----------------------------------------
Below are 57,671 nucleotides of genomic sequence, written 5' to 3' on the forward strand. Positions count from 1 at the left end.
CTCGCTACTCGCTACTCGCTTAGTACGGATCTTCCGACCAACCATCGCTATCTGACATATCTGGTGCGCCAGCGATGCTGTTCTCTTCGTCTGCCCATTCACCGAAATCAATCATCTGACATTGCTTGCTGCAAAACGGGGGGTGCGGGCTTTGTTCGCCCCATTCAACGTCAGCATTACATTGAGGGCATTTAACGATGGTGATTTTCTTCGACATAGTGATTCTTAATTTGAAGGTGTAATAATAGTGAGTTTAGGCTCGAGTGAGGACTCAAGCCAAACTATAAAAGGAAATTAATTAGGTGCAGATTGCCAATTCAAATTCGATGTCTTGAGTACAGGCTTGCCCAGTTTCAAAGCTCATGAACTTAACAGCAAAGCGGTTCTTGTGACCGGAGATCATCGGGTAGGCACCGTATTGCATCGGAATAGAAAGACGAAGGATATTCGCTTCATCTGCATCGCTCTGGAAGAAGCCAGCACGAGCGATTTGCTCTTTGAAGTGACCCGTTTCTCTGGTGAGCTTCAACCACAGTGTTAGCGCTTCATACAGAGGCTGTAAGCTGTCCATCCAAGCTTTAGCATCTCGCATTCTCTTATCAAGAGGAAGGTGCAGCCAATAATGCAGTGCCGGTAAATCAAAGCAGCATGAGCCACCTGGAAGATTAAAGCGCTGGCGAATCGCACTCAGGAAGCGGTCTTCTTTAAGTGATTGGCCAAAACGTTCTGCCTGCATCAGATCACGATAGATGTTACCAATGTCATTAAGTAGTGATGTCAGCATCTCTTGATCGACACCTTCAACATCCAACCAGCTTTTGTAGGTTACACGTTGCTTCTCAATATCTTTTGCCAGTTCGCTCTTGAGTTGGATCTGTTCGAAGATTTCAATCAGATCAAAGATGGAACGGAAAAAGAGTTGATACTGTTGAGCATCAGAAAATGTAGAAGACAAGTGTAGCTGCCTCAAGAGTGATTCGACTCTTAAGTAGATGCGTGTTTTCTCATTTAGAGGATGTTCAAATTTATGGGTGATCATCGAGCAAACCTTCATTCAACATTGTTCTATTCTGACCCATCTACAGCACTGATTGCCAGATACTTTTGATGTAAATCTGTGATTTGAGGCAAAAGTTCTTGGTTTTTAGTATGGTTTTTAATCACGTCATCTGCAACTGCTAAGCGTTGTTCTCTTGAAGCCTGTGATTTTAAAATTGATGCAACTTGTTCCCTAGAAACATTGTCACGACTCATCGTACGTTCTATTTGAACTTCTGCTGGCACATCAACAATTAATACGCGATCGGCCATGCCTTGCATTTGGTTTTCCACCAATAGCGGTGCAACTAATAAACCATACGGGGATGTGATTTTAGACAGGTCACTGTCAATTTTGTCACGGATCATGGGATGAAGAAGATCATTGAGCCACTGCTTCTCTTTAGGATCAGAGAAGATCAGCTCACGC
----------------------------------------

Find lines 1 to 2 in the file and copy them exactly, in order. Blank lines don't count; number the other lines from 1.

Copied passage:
Below are 57,671 nucleotides of genomic sequence, written 5' to 3' on the forward strand. Positions count from 1 at the left end.
CTCGCTACTCGCTACTCGCTTAGTACGGATCTTCCGACCAACCATCGCTATCTGACATATCTGGTGCGCCAGCGATGCTGTTCTCTTCGTCTGCCCATTCACCGAAATCAATCATCTGACATTGCTTGCTGCAAAACGGGGGGTGCGGGCTTTGTTCGCCCCATTCAACGTCAGCATTACATTGAGGGCATTTAACGATGGTGATTTTCTTCGACATAGTGATTCTTAATTTGAAGGTGTAATAATAGTGAGTTTAGGCTCGAGTGAGGACTCAAGCCAAACTATAAAAGGAAATTAATTAGGTGCAGATTGCCAATTCAAATTCGATGTCTTGAGTACAGGCTTGCCCAGTTTCAAAGCTCATGAACTTAACAGCAAAGCGGTTCTTGTGACCGGAGATCATCGGGTAGGCACCGTATTGCATCGGAATAGAAAGACGAAGGATATTCGCTTCATCTGCATCGCTCTGGAAGAAGCCAGCACGAGCGATTTGCTCTTTGAAGTGACCCGTTTCTCTGGTGAGCTTCAACCACAGTGTTAGCGCTTCATACAGAGGCTGTAAGCTGTCCATCCAAGCTTTAGCATCTCGCATTCTCTTATCAAGAGGAAGGTGCAGCCAATAATGCAGTGCCGGTAAATCAAAGCAGCATGAGCCACCTGGAAGATTAAAGCGCTGGCGAATCGCACTCAGGAAGCGGTCTTCTTTAAGTGATTGGCCAAAACGTTCTGCCTGCATCAGATCACGATAGATGTTACCAATGTCATTAAGTAGTGATGTCAGCATCTCTTGATCGACACCTTCAACATCCAACCAGCTTTTGTAGGTTACACGTTGCTTCTCAATATCTTTTGCCAGTTCGCTCTTGAGTTGGATCTGTTCGAAGATTTCAATCAGATCAAAGATGGAACGGAAAAAGAGTTGATACTGTTGAGCATCAGAAAATGTAGAAGACAAGTGTAGCTGCCTCAAGAGTGATTCGACTCTTAAGTAGATGCGTGTTTTCTCATTTAGAGGATGTTCAAATTTATGGGTGATCATCGAGCAAACCTTCATTCAACATTGTTCTATTCTGACCCATCTACAGCACTGATTGCCAGATACTTTTGATGTAAATCTGTGATTTGAGGCAAAAGTTCTTGGTTTTTAGTATGGTTTTTAATCACGTCATCTGCAACTGCTAAGCGTTGTTCTCTTGAAGCCTGTGATTTTAAAATTGATGCAACTTGTTCCCTAGAAACATTGTCACGACTCATCGTACGTTCTATTTGAACTTCTGCTGGCACATCAACAATTAATACGCGATCGGCCATGCCTTGCATTTGGTTTTCCACCAATAGCGGTGCAACTAATAAACCATACGGGGATGTGATTTTAGACAGGTCACTGTCAATTTTGTCACGGATCATGGGATGAAGAAGATCATTGAGCCACTGCTTCTCTTTAGGATCAGAGAAGATCAGCTCACGC